Report: Meghan and Harry Let Their Pretentious Side Loose - 'Furious' Response to Family Shutting Down Kids


When Prince Harry and Meghan Markle stepped back from being working royals in 2020, part of the deal was that they didn’t get to use the titles His and Her Royal Highness. Fair’s fair, right?

Sure, Harry may have been born into the Windsor family, but there’s something distinctly unregal about decamping to Hollywood to work on a development deal with Netflix.

So, why are Harry and Meghan so surprised their children won’t be getting HRH titles? Because, of course, they’re Prince Harry and Meghan Markle.

According to the U.K. Sun, while King Charles III has said he will anoint both of the couple’s children — 3-year-old Archie and 1-year-old Lilibet — as prince and princess, they won’t be given HRH titles.

“Harry, 37, and Meghan, 41, agreed not to use their His and Her Royal Highness titles when they moved there two and a half years ago,” the Sun reported.

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“But they moaned that it had left their family without adequate security.”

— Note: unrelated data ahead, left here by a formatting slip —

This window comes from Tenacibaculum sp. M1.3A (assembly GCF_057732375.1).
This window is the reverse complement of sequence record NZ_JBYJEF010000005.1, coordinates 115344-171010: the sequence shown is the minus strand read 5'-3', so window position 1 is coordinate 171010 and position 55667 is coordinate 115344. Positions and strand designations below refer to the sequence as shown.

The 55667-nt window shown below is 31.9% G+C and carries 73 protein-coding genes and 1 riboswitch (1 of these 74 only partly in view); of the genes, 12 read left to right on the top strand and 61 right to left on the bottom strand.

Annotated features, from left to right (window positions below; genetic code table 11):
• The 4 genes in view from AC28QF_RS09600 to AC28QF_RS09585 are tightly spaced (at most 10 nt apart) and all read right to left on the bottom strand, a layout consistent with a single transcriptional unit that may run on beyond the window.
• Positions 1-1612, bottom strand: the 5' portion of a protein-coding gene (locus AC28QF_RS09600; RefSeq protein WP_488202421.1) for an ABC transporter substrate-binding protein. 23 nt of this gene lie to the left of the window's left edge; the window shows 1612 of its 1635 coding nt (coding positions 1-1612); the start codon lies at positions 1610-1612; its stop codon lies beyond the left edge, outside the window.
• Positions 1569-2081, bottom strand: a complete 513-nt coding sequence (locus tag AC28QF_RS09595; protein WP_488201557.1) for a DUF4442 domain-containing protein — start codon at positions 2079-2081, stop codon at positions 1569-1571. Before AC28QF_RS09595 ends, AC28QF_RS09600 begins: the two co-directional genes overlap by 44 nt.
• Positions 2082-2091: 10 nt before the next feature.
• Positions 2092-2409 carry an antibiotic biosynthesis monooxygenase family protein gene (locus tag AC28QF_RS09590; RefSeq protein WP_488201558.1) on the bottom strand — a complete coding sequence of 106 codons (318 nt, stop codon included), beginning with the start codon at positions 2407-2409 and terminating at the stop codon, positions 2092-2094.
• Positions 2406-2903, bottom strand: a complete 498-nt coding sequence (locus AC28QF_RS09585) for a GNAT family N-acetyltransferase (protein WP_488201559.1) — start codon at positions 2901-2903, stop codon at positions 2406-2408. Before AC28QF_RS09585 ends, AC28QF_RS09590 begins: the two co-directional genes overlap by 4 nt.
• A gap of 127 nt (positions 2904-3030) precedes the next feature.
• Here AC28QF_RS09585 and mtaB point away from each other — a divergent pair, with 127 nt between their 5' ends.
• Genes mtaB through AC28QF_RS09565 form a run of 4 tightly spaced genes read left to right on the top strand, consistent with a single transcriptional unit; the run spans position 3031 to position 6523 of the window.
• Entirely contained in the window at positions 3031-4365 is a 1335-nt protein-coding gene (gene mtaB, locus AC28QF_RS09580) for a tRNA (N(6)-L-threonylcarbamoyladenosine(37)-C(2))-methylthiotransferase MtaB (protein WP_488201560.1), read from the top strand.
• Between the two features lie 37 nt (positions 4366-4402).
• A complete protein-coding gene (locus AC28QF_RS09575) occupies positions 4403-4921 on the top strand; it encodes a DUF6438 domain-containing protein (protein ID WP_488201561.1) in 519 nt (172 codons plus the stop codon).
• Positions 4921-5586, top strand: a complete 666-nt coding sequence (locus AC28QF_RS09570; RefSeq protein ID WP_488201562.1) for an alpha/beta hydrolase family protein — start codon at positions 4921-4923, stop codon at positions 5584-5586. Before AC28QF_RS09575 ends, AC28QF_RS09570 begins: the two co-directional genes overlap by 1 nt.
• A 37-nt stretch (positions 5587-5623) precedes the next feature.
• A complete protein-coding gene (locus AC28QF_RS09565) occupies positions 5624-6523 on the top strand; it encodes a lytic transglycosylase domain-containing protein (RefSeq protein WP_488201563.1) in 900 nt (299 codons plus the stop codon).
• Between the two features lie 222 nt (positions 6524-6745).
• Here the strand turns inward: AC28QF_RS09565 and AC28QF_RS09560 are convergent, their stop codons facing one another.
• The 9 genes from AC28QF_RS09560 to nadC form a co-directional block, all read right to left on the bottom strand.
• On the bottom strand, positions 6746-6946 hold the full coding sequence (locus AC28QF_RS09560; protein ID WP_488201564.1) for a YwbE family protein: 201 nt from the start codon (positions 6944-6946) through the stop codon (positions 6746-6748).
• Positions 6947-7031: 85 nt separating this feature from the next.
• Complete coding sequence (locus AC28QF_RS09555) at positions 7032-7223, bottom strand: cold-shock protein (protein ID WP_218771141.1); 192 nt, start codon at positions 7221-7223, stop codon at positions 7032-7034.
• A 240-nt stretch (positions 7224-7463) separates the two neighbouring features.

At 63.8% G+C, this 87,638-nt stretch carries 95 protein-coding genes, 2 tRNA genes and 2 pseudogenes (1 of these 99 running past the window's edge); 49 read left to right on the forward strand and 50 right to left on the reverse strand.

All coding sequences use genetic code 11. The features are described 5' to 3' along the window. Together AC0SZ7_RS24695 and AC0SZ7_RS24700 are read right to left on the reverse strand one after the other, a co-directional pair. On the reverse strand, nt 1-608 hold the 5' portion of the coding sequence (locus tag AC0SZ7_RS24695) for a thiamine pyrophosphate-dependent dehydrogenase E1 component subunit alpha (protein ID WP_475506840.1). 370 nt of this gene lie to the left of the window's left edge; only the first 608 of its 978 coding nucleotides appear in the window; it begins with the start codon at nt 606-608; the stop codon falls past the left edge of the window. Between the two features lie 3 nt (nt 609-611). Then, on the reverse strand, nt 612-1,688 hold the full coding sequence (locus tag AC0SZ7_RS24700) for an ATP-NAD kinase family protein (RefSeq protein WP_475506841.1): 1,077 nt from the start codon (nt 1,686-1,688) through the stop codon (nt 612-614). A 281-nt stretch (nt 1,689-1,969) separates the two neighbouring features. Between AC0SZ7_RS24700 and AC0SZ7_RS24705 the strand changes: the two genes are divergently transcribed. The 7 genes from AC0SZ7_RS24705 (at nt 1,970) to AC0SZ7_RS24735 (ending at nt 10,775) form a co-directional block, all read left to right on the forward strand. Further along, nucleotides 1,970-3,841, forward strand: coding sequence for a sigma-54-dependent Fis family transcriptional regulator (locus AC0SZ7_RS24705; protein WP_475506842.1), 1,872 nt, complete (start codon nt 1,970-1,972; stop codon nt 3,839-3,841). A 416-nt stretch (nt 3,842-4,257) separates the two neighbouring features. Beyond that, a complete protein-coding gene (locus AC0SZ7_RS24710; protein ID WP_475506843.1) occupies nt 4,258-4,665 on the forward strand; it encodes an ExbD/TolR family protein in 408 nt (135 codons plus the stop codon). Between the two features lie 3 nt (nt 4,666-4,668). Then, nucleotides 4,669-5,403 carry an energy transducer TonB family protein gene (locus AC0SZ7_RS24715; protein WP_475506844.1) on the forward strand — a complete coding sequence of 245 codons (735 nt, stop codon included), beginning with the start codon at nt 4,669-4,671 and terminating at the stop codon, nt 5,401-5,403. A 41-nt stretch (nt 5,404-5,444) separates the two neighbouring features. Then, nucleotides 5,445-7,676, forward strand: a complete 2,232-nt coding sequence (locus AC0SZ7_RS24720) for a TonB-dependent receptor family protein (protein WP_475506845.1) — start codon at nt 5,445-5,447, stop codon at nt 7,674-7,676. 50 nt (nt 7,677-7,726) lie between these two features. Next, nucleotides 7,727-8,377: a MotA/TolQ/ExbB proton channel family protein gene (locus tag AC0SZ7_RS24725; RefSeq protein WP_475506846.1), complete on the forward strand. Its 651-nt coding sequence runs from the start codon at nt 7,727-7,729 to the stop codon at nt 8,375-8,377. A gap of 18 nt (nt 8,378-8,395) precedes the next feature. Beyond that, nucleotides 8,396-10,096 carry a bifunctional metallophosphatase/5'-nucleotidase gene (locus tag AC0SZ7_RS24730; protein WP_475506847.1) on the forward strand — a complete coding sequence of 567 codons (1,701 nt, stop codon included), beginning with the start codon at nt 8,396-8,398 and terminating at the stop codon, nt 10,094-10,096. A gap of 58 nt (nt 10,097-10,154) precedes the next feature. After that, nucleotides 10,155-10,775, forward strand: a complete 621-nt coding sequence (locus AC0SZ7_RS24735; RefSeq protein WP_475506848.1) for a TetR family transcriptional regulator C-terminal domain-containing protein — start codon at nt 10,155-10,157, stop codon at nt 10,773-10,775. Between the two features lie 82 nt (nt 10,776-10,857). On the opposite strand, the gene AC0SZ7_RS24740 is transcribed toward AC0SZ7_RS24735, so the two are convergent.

The report said that the couple began petitioning the rest of the royal family to award their children HRH titles shortly after Queen Elizabeth II’s death last week — because apparently decorum isn’t Harry or Meghan’s thing, even as Britain is still grieving.

“Harry and Meghan were worried about the security issue and being prince and princess brings them the right to have certain levels of royal security,” a source told the Sun.

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“There have been a lot of talks over the past week.”

The source added the couple “have been insistent that Archie and Lilibet are prince and princess.”

“They have been relentless since the queen died,” the source added.

“But they have been left furious that Archie and Lilibet cannot take the title HRH.

“That is the agreement — they can be prince and princess but not HRH because they are not working royals.”

The couple’s argument: Princesses Beatrice and Eugenie have HRH status even though they’re not working royals. Why not Archie and Lilibet?

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It might have something to do with the fact that the couple have lobbed accusations of racism against the royal family — Markle is half-black — and gave an ugly tell-all interview to Oprah Winfrey in 2021.

Or maybe it has something to do with the fact that, not contented with doing that kind of damage, Prince Harry is set to publish a poison-pen memoir about the royal family.

According to Fox News, while the book was originally set for a global release late this year, it could be delayed due to the death of the queen.